Late last year, staffers at two Planned Parenthood affiliates – Arizona and Pacific Southwest – hammered out a plan. They knew the health centers in Southern California would face the greatest demand, and wanted to coordinate care.
The patient’s pregnancy is confirmed in Arizona. Then, with medical records and ultrasound in hand, she is referred to clinics in California. It’s up to the woman to decide how to proceed – but if she does, the plan is clear and well organized.
“It was important for us to make the process as seamless as possible, so the burden wouldn’t be put on them to figure things out,” said Hemmi.
While the clinics don’t share data, Planned Parenthood centers in San Diego, Riverside and Imperial counties say they’ve seen a 77% increase in out-of-state patients. The biggest increase – 1,246% – is from patients coming from Arizona. Planned Parenthood centers in Orange and San Bernardino counties saw a 900% increase in out-of-state abortion patients, mostly from Arizona and Texas.
“We had a woman who drove all the way from El Paso, straight through” to the San Bernardino Health Center, about 750 miles away, said Nichole Ramirez of Planned Parenthood of Orange and San Bernardino counties in Anaheim. “She slept in a truck stop.”
Ramirez helped secure a plane ticket for one young woman who had never flown before. She eased the legal anxieties of another, who feared that Texas law would reach into California.
In the Bay Area and Sacramento, one-third of visitors are from Texas, with others from Arizona, Florida, Alabama and Georgia, said Andrew Adams of Planned Parenthood’s Mar Monte affiliate. The majority have a connection here, such as friends or family members. But some don’t – they come to the clinic directly from the airport, then return home that night, he said.
The reversal of Roe also means that there will be fewer U.S. doctors who are trained in abortion. After the Texas restriction last September, UCSF’s Bixby Center for Global Reproductive Health trained several medical residents from the state and is now trying to coordinate training for 50 more.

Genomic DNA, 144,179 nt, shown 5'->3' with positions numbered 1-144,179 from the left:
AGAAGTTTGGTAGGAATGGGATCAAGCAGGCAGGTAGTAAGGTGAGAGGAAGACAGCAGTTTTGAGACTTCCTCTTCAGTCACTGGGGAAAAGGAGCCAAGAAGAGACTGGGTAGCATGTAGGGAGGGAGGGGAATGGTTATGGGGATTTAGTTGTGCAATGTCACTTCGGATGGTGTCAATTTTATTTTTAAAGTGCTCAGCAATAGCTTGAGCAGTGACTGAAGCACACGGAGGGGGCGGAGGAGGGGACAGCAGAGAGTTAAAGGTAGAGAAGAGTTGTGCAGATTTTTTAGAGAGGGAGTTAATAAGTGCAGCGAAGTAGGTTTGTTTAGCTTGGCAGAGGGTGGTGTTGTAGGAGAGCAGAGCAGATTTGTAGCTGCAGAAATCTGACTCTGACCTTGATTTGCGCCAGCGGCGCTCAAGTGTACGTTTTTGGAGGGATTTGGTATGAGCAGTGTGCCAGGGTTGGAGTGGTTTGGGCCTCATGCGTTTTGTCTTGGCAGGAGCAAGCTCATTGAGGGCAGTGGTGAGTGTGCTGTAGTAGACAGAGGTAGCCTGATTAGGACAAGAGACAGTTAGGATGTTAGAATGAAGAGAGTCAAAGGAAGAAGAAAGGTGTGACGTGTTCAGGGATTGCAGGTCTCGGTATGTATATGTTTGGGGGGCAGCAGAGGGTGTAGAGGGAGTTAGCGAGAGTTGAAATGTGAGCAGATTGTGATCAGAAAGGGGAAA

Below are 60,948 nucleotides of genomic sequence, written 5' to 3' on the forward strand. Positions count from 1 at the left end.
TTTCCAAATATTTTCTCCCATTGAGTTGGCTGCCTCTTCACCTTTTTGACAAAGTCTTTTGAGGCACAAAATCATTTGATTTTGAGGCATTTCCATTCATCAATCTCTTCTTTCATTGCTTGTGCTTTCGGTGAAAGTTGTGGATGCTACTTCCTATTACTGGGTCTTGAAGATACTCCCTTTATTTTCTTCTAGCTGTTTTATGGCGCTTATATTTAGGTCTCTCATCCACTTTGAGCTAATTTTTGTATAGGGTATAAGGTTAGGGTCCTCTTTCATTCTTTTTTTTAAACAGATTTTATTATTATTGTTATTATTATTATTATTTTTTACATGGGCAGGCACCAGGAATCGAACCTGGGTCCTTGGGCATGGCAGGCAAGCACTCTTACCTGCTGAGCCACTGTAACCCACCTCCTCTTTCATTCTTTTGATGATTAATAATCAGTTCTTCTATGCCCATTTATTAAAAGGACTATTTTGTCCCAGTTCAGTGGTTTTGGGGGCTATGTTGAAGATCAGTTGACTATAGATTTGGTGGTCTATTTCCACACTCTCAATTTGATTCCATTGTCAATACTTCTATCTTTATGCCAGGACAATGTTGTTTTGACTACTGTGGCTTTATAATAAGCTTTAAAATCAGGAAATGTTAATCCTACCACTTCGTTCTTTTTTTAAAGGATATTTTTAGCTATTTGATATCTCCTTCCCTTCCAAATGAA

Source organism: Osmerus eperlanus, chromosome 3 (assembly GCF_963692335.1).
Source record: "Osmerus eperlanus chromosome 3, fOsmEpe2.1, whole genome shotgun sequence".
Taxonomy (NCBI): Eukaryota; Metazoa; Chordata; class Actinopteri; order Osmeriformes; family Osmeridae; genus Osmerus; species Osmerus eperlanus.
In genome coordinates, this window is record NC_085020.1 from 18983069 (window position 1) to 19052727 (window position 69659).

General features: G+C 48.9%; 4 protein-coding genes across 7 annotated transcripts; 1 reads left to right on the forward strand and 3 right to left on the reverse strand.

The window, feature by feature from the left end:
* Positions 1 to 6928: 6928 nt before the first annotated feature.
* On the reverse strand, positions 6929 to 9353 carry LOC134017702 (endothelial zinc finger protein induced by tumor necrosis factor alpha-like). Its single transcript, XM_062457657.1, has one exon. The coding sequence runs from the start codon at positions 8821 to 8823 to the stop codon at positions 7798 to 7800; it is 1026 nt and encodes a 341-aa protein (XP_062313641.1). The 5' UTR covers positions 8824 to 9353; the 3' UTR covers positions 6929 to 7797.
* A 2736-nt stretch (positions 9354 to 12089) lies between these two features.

“At UCSF, we’re trying to figure out how we can scale up to accommodate more learners … matching medical residents with host institutions to help those who need to travel out of their state,” said Dr. Jody Steinauer, director of the Bixby Center, which has long been a model for abortion training.
A new Bay Area network of hospital-based abortion providers is in constant communication, she said. “If someone says ‘I’m coming tomorrow,’ we can ask: ‘Who has availability?’ to get them access.”
What haunts Katrina Cantrell is the distant women who make appointments – then never arrive.
“We’re fielding calls from women that are calling, literally hysterical, from outside of this state,” said Cantrell, director of Women’s Health Specialists, an independent abortion provider in Chico, Redding and Grass Valley. “They have decided to drive these horrific distances.”
“Then they’re not able to show up, for whatever reason,” she said. “Some are making it, but others aren’t. … This is not a workable situation. There’s confusion, and that’s dangerous.”
Morgan Finkelstein, a 39-year-old communications strategist who lives in Phoenix, searched her state for care, to no avail.
Nearly 20 weeks into her pregnancy with twins, she was distraught to learn that one fetus suffered from a congenital heart condition. Because no hospital in Arizona could treat her, her doctor referred her to UCLA, where she underwent a “selective reduction” to stop the sick twin’s heart – and the surviving twin, a baby girl, was born healthy.
“The frustrating part was feeling like a fugitive,” she said. “And knowing that we weren’t doing anything wrong.”
“We were so grateful to California,” she said